One of the most rewarding experiences I have had at WAACO is actually twofold. We were asked to help an African immigrant women’s group, The Kenyan Women’s Association, to establish their tax-exempt status. WAACO found an attorney to help them and the matter went smoothly. Several months after we matched the client with the attorney, the client and one of our Microenterprise Legal Clinic partners, StartZone, came to us and told us about a new community collaborative project that they were working on. They wanted to start a revolving collateral fund for the small businesses in their immigrant community. The Kenyan Women’s Association was taking the lead and had helped the community get a grant to organize this effort. This community group needed attorneys to help them figure out what type of legal entity the collateral fund should be and if there were any banking or tax regulations that they needed to be aware of. WAACO was able to find a team of two attorneys to work with the group. This community effort, called “Community Collateral,” started to get lots of buzz in the community, and what started as a small group of about five community members turned into two Community Collateral funds with 10-12 members each and others waiting to join. The two attorneys enjoyed their work with the community so much that they were going to all the organizing meetings, even if they didn’t need to. It was a rewarding experience for the community, our attorneys, and for WAACO.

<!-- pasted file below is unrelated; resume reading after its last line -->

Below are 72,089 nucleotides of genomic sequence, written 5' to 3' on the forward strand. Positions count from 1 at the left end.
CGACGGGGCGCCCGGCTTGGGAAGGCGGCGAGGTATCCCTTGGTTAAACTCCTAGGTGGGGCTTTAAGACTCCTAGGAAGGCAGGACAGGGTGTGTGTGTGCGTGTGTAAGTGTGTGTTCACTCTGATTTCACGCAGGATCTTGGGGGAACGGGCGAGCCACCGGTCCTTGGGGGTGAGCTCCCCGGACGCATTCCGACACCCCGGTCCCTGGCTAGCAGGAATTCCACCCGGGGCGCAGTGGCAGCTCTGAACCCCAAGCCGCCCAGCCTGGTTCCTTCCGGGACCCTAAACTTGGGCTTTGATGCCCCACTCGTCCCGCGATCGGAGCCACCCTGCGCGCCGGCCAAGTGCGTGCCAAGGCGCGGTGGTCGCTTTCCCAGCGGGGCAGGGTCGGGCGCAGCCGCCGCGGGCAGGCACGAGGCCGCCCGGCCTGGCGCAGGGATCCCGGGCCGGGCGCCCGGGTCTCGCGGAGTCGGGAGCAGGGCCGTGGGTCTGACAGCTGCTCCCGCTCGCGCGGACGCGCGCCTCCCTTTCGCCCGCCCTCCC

Thank you for this opportunity to share information about WAACO. If any of your readers want more information, please feel free to contact me at Jodi@waaco.org and check out our website at www.waaco.org.